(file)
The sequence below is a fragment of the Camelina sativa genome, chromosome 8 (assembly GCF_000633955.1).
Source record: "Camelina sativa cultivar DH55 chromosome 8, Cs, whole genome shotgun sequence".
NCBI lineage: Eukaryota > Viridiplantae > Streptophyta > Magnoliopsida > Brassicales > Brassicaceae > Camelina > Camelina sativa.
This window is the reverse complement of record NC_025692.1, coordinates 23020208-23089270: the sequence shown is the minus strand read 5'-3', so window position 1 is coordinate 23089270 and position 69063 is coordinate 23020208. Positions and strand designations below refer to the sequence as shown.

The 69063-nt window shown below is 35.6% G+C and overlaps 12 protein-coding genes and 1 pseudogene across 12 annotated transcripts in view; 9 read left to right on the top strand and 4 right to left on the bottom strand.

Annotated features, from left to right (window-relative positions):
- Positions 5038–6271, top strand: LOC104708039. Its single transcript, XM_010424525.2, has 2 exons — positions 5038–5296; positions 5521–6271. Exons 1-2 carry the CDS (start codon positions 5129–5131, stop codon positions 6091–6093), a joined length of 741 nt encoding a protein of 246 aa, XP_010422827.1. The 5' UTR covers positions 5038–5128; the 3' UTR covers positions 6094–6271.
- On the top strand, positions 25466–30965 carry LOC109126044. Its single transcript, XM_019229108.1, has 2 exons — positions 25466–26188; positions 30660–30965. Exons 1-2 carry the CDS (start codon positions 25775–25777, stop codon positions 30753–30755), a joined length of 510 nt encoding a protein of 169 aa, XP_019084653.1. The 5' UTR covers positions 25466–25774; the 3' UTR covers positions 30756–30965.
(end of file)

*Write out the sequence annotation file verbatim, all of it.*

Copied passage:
The sequence below is a fragment of the Camelina sativa genome, chromosome 8 (assembly GCF_000633955.1).
Source record: "Camelina sativa cultivar DH55 chromosome 8, Cs, whole genome shotgun sequence".
NCBI lineage: Eukaryota > Viridiplantae > Streptophyta > Magnoliopsida > Brassicales > Brassicaceae > Camelina > Camelina sativa.
This window is the reverse complement of record NC_025692.1, coordinates 23020208-23089270: the sequence shown is the minus strand read 5'-3', so window position 1 is coordinate 23089270 and position 69063 is coordinate 23020208. Positions and strand designations below refer to the sequence as shown.

The 69063-nt window shown below is 35.6% G+C and overlaps 12 protein-coding genes and 1 pseudogene across 12 annotated transcripts in view; 9 read left to right on the top strand and 4 right to left on the bottom strand.

Annotated features, from left to right (window-relative positions):
- Positions 5038–6271, top strand: LOC104708039. Its single transcript, XM_010424525.2, has 2 exons — positions 5038–5296; positions 5521–6271. Exons 1-2 carry the CDS (start codon positions 5129–5131, stop codon positions 6091–6093), a joined length of 741 nt encoding a protein of 246 aa, XP_010422827.1. The 5' UTR covers positions 5038–5128; the 3' UTR covers positions 6094–6271.
- On the top strand, positions 25466–30965 carry LOC109126044. Its single transcript, XM_019229108.1, has 2 exons — positions 25466–26188; positions 30660–30965. Exons 1-2 carry the CDS (start codon positions 25775–25777, stop codon positions 30753–30755), a joined length of 510 nt encoding a protein of 169 aa, XP_019084653.1. The 5' UTR covers positions 25466–25774; the 3' UTR covers positions 30756–30965.